Research studio to put art first—with the help of science and technology
CS&E faculty involved in creating collaborative ArTeS space
Lana Yarosh first started working with Diane Willow seven years ago. The pair, associate professors at the University of Minnesota College of Science and Engineering and College of Liberal Arts respectively, started a group called the Internet of Things Collaborative on the Twin Cities campus with the goal to get both science and art students engaged with technology.
Back then, they had limited resources. Yarosh and Willow spent one day each week wheeling a shopping cart full of assorted gadgets—like 3D printers and Arduino computing boards—to different locations on campus, trying to get students involved and collaborating with each other. Their efforts eventually morphed into an official student group.
“While the science and engineering students came to these workshops with a lot of technical skills, it was really the arts and humanities and design students who were bringing the innovative and exciting ideas,” said Yarosh, a Distinguished University Teaching Professor and McKnight Presidential Fellow in the Department of Computer Science and Engineering (CS&E).
“They might not have known exactly how to make the idea, but when we put them together with engineering students, it was like magic,” said Yarosh. “They were learning from each other, and it was amazing and exciting.”
Internet of Things is just one example of the interdisciplinary collaborations that Willow, a faculty member in the Department of Art, has catalyzed over the last decade with researchers from various fields including design, architecture, and American Indian Studies to name a few. Now, Willow’s efforts are coming together to form a physical space—the ArTeS Collaborative Research Studio.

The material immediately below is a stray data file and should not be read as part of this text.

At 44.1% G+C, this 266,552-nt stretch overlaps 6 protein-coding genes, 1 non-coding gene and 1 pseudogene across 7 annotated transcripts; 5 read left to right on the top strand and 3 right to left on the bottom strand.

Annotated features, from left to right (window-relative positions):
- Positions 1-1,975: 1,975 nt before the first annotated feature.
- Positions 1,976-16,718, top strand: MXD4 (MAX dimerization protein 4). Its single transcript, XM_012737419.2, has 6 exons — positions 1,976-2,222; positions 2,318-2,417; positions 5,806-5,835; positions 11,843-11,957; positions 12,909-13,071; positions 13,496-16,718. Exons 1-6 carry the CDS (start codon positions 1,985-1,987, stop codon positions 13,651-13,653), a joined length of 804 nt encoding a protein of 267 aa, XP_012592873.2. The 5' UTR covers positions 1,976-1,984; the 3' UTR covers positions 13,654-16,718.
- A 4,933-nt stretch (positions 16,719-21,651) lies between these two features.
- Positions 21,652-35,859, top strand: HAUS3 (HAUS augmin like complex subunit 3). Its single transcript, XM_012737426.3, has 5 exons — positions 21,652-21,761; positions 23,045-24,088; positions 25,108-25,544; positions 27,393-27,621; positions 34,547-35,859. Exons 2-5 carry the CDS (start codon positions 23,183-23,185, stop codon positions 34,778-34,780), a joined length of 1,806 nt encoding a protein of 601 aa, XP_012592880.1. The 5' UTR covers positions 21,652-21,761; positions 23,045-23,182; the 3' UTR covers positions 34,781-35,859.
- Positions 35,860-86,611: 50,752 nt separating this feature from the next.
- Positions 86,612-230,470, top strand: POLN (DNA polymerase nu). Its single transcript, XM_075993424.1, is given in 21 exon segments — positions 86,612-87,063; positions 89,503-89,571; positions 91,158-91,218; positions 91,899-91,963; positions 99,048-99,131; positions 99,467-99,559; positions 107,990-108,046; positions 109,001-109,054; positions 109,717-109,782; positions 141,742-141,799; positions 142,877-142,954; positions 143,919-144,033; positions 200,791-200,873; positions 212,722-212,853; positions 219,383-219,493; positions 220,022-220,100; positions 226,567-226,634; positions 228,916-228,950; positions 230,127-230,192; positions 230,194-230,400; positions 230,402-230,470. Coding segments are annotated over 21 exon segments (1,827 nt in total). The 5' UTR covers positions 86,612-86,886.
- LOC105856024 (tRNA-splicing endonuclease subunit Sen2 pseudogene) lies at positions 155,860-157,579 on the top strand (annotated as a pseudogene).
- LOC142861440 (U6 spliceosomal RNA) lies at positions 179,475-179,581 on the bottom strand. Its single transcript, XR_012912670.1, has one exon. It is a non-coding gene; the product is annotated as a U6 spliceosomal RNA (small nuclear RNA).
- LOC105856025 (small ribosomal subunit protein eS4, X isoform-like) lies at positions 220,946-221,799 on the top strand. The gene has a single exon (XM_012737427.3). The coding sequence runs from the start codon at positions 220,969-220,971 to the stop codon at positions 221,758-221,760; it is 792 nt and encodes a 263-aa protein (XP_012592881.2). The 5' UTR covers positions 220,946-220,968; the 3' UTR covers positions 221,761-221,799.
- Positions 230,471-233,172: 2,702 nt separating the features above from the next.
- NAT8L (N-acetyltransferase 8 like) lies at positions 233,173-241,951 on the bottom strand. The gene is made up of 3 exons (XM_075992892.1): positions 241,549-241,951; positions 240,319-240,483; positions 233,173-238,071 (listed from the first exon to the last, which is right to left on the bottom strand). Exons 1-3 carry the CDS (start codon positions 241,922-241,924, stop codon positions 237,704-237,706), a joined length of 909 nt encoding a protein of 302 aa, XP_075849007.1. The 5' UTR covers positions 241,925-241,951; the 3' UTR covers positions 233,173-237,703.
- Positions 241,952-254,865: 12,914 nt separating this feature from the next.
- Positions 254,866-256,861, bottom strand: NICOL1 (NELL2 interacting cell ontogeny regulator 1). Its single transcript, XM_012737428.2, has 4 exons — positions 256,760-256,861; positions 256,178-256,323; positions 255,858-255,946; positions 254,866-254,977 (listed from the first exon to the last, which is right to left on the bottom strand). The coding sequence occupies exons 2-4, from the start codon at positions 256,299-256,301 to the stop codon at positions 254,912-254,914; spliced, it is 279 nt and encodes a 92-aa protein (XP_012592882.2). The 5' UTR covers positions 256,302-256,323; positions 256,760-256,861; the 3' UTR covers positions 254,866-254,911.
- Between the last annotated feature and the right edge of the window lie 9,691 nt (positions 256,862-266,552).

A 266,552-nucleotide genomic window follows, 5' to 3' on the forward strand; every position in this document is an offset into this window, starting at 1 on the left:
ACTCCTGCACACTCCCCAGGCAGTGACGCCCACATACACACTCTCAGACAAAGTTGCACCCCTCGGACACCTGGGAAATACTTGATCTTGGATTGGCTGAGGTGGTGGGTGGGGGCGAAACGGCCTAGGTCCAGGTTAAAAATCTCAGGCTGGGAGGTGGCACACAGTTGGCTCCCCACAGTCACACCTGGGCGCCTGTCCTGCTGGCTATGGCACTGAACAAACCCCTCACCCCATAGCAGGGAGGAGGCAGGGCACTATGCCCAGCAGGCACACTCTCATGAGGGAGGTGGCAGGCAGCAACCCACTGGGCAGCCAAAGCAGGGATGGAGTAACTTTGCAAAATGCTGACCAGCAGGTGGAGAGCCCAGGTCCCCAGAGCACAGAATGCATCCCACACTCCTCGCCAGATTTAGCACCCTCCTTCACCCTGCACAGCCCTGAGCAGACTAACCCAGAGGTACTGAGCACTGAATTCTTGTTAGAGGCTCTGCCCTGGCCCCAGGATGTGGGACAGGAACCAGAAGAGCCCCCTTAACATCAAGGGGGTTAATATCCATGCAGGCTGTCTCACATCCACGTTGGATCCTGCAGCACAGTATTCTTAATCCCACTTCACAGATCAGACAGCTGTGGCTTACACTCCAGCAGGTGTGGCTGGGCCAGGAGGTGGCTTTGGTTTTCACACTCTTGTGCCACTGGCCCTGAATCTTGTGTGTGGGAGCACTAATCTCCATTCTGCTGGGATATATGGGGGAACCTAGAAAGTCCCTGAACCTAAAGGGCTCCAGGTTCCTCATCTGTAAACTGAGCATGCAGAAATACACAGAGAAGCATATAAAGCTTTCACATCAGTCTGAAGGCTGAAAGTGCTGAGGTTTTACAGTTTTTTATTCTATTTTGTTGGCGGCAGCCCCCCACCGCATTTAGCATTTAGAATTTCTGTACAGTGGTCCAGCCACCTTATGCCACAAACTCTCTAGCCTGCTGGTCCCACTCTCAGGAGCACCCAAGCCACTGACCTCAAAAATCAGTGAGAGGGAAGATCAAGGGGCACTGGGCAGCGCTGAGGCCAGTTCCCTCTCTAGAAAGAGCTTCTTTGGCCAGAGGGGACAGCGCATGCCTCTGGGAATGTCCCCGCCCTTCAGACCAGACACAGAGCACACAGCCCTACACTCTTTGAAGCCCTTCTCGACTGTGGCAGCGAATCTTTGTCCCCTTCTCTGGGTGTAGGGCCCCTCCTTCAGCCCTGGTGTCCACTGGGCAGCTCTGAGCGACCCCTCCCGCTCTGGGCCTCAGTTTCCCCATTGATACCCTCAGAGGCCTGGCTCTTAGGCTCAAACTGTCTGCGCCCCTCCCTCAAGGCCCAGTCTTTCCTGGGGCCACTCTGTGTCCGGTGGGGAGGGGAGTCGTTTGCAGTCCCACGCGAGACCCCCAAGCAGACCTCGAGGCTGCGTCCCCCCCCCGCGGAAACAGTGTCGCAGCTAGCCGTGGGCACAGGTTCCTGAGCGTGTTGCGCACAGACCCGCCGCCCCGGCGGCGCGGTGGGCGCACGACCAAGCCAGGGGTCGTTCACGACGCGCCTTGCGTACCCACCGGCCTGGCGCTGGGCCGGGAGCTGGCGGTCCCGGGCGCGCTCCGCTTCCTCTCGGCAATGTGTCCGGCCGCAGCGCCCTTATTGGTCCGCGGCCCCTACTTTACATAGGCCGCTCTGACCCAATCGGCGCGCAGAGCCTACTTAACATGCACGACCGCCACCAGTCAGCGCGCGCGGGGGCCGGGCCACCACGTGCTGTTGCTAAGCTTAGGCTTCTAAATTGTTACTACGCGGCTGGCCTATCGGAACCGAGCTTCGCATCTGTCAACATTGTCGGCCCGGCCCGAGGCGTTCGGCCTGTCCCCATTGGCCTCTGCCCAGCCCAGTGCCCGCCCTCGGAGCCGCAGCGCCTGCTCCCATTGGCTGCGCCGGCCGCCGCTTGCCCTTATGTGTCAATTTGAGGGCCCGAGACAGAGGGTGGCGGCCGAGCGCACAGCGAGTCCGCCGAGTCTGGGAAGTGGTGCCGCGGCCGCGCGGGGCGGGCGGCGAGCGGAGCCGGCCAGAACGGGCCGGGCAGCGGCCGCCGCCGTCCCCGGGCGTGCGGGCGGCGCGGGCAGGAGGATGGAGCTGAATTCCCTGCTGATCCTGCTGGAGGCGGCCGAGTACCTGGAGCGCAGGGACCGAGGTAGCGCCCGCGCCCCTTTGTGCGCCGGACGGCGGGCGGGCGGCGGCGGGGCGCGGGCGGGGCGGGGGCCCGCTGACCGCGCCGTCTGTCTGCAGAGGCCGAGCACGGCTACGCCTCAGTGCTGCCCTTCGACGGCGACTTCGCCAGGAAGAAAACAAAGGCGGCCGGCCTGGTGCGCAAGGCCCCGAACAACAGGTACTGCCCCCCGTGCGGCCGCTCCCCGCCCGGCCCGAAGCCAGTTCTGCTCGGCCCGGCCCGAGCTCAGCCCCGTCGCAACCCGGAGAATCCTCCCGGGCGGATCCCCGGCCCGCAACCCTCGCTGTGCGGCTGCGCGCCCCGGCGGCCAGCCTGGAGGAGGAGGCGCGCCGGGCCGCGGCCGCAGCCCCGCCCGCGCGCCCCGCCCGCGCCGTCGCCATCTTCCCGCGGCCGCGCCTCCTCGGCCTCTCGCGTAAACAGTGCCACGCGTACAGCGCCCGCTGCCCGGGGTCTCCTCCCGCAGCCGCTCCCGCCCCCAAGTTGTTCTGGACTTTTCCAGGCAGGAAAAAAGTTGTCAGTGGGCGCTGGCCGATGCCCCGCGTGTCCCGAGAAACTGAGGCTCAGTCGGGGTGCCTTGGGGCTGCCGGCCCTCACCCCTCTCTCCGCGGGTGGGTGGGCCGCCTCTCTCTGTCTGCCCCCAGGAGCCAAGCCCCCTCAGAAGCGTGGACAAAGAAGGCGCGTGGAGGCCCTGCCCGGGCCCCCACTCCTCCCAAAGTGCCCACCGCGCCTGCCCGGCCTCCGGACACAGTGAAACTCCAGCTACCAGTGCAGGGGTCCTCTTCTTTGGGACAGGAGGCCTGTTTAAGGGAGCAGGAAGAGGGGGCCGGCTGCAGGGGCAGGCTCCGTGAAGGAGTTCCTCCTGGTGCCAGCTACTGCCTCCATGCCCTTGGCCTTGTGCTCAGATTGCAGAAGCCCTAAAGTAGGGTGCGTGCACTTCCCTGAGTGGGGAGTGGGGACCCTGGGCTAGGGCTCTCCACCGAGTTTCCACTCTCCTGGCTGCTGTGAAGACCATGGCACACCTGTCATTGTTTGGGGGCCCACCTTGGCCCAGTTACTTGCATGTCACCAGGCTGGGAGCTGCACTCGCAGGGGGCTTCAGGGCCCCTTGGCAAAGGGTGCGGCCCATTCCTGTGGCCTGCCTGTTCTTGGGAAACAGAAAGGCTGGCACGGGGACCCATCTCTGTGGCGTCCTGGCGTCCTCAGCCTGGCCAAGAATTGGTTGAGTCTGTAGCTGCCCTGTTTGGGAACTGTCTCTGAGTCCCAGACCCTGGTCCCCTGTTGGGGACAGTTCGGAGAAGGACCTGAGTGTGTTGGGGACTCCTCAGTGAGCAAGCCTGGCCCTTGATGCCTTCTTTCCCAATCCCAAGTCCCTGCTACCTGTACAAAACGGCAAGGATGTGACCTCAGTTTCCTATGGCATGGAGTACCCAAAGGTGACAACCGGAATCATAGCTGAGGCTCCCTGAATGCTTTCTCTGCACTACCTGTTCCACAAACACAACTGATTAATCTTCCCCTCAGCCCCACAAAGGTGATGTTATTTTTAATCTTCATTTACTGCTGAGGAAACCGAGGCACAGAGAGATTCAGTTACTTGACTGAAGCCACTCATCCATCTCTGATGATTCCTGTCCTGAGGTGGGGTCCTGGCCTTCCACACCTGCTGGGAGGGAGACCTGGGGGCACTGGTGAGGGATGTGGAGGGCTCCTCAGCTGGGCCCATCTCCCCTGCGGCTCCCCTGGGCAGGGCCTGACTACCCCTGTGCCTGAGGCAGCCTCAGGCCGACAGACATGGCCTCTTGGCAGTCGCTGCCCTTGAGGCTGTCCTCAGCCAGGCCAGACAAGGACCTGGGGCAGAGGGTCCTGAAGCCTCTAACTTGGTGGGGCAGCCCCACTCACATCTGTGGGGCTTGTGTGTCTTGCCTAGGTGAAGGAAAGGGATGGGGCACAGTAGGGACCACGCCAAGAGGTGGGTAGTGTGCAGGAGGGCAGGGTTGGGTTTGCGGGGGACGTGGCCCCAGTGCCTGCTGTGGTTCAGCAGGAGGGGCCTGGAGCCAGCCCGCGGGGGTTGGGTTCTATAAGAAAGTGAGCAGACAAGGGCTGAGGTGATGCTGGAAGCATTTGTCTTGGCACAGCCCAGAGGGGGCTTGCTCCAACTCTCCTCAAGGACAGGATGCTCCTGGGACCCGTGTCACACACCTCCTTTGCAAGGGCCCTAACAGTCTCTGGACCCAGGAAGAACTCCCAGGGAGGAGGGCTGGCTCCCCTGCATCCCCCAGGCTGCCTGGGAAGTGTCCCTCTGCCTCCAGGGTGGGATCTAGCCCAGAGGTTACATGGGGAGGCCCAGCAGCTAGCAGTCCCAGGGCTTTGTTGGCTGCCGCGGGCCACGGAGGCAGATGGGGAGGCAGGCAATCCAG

The studio name is derived from the three areas it brings together: Art, Technology, and Science. Opening in the University of Minnesota Regis Center for Art in spring 2022, the ArTeS studio aims to be a place where students, researchers, and faculty from all three disciplines can use a wide array of technologies to create art and conduct research through a more creative lens.
Putting the ‘art’ in ArTeS
While many CSE faculty have their own labs, there aren’t as many spaces at the University for research in the arts, especially interdisciplinary research between CSE faculty and their CLA counterparts. The ArTeS studio will provide technology like computers, motion capture equipment, projectors, speakers, and sound equipment to support projects like dance performances and art displays.
“Traditionally, our funding and research spaces are geared toward our arts supporting and informing the technology,” said Dan Keefe, a Distinguished University Teaching Professor in the CS&E department and a key player in the ArTeS collaboration.
“This [new initiative] is very intentionally a space where the goal is to do the opposite—to lead with the arts and have the science and technology provide the medium for artistic expression,” Keefe said. “And in the process of that, we’re also going to expose the scientists to a new way of thinking through the arts.”